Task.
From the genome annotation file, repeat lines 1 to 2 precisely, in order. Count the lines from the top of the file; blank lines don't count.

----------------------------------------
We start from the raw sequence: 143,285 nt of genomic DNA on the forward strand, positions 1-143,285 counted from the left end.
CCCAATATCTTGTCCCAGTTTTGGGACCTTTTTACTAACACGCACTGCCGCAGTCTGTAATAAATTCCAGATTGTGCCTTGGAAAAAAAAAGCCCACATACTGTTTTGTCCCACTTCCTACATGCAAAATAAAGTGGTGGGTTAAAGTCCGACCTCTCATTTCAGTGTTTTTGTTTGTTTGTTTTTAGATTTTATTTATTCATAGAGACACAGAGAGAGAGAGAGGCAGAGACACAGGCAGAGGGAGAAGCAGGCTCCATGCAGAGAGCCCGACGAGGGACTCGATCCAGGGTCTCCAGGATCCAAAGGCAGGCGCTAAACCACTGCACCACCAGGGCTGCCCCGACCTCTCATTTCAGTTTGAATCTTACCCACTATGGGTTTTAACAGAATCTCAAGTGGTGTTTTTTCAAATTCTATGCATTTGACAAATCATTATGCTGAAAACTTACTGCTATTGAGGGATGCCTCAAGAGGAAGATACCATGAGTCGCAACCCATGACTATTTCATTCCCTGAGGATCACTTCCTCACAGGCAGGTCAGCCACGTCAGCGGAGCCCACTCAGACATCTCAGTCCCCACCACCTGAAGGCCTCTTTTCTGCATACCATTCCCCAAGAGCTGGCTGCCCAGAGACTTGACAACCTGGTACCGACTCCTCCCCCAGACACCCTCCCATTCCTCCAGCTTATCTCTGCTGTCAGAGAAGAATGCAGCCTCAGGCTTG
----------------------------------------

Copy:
We start from the raw sequence: 143,285 nt of genomic DNA on the forward strand, positions 1-143,285 counted from the left end.
CCCAATATCTTGTCCCAGTTTTGGGACCTTTTTACTAACACGCACTGCCGCAGTCTGTAATAAATTCCAGATTGTGCCTTGGAAAAAAAAAGCCCACATACTGTTTTGTCCCACTTCCTACATGCAAAATAAAGTGGTGGGTTAAAGTCCGACCTCTCATTTCAGTGTTTTTGTTTGTTTGTTTTTAGATTTTATTTATTCATAGAGACACAGAGAGAGAGAGAGGCAGAGACACAGGCAGAGGGAGAAGCAGGCTCCATGCAGAGAGCCCGACGAGGGACTCGATCCAGGGTCTCCAGGATCCAAAGGCAGGCGCTAAACCACTGCACCACCAGGGCTGCCCCGACCTCTCATTTCAGTTTGAATCTTACCCACTATGGGTTTTAACAGAATCTCAAGTGGTGTTTTTTCAAATTCTATGCATTTGACAAATCATTATGCTGAAAACTTACTGCTATTGAGGGATGCCTCAAGAGGAAGATACCATGAGTCGCAACCCATGACTATTTCATTCCCTGAGGATCACTTCCTCACAGGCAGGTCAGCCACGTCAGCGGAGCCCACTCAGACATCTCAGTCCCCACCACCTGAAGGCCTCTTTTCTGCATACCATTCCCCAAGAGCTGGCTGCCCAGAGACTTGACAACCTGGTACCGACTCCTCCCCCAGACACCCTCCCATTCCTCCAGCTTATCTCTGCTGTCAGAGAAGAATGCAGCCTCAGGCTTG